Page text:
Let’s dive into what digital citizenship is and why it’s so important to teach in the classroom!
Basically, digital citizenship is about teaching young people how to act responsibly online. In today’s digital age, students have a heap of information at their fingertips, and with all this exposure, it’s important they know the basics about digital etiquette and online safety!
Learning how to be a good digital citizen comes hand-in-hand with learning how to be a considerate person; nurturing a sense of empathy towards others, and developing healthy relationships. Digital citizenship will also give students a headstart in their future careers as more and more jobs will value digital skills in the coming years.
There’s a lot to pack into this topic of digital citizenship for kids — and we know you teachers are busy — so let’s break things down into four key focus areas that will help guide students as they grow into good digital citizens: Respect, Digital Footprint, Protection, and Copyright.
When teaching students about the basics of being a good digital citizen, try starting with the most fundamental golden rule: treat people how you’d like to be treated – in real life and your digital lives!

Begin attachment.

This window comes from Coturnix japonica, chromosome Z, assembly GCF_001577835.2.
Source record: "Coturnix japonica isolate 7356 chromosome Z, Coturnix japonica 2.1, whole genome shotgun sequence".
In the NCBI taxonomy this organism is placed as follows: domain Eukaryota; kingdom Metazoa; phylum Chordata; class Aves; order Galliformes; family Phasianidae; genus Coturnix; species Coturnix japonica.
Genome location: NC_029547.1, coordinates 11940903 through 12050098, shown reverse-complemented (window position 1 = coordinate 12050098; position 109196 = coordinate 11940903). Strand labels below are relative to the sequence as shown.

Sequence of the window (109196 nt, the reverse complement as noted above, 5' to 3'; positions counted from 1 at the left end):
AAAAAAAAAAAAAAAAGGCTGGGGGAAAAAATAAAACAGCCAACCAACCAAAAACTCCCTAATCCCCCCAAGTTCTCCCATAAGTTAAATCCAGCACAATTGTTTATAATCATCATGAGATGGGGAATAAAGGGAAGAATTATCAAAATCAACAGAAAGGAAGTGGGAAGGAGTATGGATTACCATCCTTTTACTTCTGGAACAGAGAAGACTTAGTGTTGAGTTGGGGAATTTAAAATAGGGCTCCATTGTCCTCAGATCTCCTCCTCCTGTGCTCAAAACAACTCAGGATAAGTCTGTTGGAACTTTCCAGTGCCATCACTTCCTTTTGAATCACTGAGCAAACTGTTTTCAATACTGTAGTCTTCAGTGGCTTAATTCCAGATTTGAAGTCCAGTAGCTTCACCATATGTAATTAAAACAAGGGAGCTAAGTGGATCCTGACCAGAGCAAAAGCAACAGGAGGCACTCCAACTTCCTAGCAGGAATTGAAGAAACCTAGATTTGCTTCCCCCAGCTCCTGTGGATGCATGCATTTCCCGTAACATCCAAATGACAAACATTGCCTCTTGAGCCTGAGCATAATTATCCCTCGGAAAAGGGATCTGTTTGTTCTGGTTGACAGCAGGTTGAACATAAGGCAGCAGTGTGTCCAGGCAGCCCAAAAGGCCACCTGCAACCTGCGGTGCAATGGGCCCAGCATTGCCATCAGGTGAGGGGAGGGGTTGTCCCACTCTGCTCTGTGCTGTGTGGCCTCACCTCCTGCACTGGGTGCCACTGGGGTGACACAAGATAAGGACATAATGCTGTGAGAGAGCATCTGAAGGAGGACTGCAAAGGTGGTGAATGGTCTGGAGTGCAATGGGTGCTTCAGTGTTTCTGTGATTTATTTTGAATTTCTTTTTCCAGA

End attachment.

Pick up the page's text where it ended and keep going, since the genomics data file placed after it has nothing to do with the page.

We all know how easy it is to misinterpret messages we receive online. These situations are even harder for kids as online interaction takes away the social cues they’re often still learning. Without tone and body language, it’s easy for words to get lost in translation. Put this into practice by playing a fun game with your students where you include some examples of messages that could be misinterpreted to demonstrate the difference between communicating face-to-face and digital communication. This will help to bring home the point that online messaging can so easily get lost in translation!
This is also a good time to address cyberbullying. Teaching kids how to be good digital citizens is a key way to prevent cyber-bullying. It’s always good to set students up with responses and always remind them that if they’re being bullied online, they should tell you, their parents, or any trusted adult! Hold a brainstorming session with your class and see if they have some ideas on how to best respond to harassment online.
It’s also important to discuss the very real impact cyber-bullying has on people’s well-being – kids can often feel detached from their online personas and not understand the social and emotional impact of their actions.
In relation to respect, students also need to be reminded anything posted online is going to stick around. The common phrase “think before you speak” is now also “think before you post.”
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